But although Jacobs said he “wanted nothing more than to have the season start on time,” he placed the blame for the lack of a deal on the players.
He said the deal the two sides eventually agreed to was “pretty much substantially” the same as the one that owners made to save an 82-game season.
So why didn’t a deal happen?
“You’d really have to ask the other side that,” he said.
“Nobody won. But more importantly, nobody lost at this point,” he said. “This is a game, and we did hurt the game.”
Jacobs has widely been seen as one of the forces behind the decision to lock the players out and then draw out the dispute. He denied that he was a hard-liner, saying he put the good of the league ahead of his own interest in keeping the players on the ice.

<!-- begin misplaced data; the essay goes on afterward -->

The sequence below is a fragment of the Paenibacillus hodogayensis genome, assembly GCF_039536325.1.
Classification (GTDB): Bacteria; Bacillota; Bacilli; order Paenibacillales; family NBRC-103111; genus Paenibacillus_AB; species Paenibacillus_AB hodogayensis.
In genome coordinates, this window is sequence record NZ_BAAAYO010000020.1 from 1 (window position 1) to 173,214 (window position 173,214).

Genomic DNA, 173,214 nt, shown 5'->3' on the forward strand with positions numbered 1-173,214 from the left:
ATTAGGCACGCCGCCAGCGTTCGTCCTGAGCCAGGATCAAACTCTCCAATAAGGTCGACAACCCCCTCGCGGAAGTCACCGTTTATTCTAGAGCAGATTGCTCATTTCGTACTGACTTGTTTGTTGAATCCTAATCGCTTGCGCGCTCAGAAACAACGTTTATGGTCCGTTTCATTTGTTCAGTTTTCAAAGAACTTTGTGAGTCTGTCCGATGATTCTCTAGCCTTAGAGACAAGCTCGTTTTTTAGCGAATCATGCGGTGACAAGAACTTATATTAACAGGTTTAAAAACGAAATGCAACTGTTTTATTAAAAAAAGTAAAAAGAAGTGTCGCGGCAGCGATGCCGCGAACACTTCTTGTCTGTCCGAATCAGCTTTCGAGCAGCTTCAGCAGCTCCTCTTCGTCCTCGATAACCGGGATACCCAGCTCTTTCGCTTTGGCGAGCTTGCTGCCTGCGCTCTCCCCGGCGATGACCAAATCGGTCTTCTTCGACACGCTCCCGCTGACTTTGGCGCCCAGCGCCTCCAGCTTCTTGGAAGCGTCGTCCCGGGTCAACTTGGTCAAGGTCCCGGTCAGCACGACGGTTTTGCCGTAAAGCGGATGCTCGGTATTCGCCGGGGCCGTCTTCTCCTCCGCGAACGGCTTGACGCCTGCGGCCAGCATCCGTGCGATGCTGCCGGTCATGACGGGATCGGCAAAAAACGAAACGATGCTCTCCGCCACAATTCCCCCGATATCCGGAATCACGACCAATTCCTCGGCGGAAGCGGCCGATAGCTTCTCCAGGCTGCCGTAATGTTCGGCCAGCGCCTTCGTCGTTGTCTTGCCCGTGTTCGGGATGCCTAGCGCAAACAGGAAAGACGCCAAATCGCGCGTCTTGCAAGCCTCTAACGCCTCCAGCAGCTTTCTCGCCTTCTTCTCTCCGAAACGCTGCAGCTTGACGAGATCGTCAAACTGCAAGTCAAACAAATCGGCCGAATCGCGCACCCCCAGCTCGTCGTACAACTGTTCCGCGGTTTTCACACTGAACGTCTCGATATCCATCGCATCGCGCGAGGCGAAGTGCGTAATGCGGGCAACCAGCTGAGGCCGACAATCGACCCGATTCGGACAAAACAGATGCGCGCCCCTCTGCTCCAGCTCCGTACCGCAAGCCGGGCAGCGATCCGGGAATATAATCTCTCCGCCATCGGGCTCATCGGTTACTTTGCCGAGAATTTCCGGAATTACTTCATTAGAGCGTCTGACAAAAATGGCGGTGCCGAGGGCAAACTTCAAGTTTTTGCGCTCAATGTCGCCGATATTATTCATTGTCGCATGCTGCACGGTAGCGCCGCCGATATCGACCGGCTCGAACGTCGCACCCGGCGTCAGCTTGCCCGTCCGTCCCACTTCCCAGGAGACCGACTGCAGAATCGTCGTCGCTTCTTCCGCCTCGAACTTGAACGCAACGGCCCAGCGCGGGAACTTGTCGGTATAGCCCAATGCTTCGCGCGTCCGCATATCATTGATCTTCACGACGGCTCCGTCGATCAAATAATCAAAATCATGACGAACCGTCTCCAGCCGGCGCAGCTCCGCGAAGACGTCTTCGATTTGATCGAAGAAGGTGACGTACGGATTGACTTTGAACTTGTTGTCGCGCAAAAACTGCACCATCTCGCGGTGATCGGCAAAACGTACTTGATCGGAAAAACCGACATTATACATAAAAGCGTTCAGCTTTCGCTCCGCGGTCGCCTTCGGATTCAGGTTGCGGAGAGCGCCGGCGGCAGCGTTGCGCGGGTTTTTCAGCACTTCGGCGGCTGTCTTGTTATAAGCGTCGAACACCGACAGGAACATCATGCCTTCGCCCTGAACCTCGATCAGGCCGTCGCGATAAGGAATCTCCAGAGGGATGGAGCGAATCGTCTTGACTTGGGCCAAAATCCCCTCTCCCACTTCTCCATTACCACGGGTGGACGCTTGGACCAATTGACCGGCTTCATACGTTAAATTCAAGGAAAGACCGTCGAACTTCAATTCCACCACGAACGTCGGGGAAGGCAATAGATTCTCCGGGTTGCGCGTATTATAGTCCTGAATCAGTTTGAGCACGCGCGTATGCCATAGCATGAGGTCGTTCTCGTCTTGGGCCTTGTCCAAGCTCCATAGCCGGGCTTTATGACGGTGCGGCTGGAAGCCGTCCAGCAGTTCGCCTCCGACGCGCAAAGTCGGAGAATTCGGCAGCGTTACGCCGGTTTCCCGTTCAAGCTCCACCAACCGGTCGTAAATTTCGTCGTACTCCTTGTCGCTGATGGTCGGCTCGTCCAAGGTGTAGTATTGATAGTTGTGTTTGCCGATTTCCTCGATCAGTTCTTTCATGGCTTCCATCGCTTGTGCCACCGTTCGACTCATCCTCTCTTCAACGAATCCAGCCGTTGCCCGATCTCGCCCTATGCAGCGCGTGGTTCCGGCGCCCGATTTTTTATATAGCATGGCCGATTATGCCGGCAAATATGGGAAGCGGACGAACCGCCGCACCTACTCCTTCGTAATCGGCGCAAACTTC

“I’m coming off winning a Stanley Cup (in 2011). I’ve got a sold-out building. I have a financially sound business. No Debt. Ownership for 37 years,” he said. “I’m the last guy that wants to shut this down — absolutely the last one out there.
“Unfortunately, I play in a league with 30 teams. And when I step back and look at what’s going on with the broadest sense of the league, I’ve got to play a role constructively in that way. ... To be vilified, I don’t think is right. But what’s my opinion in something like that?”
Jacobs said he spoke with the players before the game and didn’t feel any resentment for his role in the lockout.
He also expressed confidence in the leadership of commissioner Gary Bettman, who has now presided over a 48-game season in 1994-95, a canceled season in 2004-05 and another lockout-shortened season this year.
“I work with him and I’m a big fan so maybe I’m the wrong guy to ask,” Jacobs said. “I think Gary will stay commissioner. I’m 73 next week; I’m going to stick around as long as they want me, but I can see them wanting to get a fresher mind than mine.”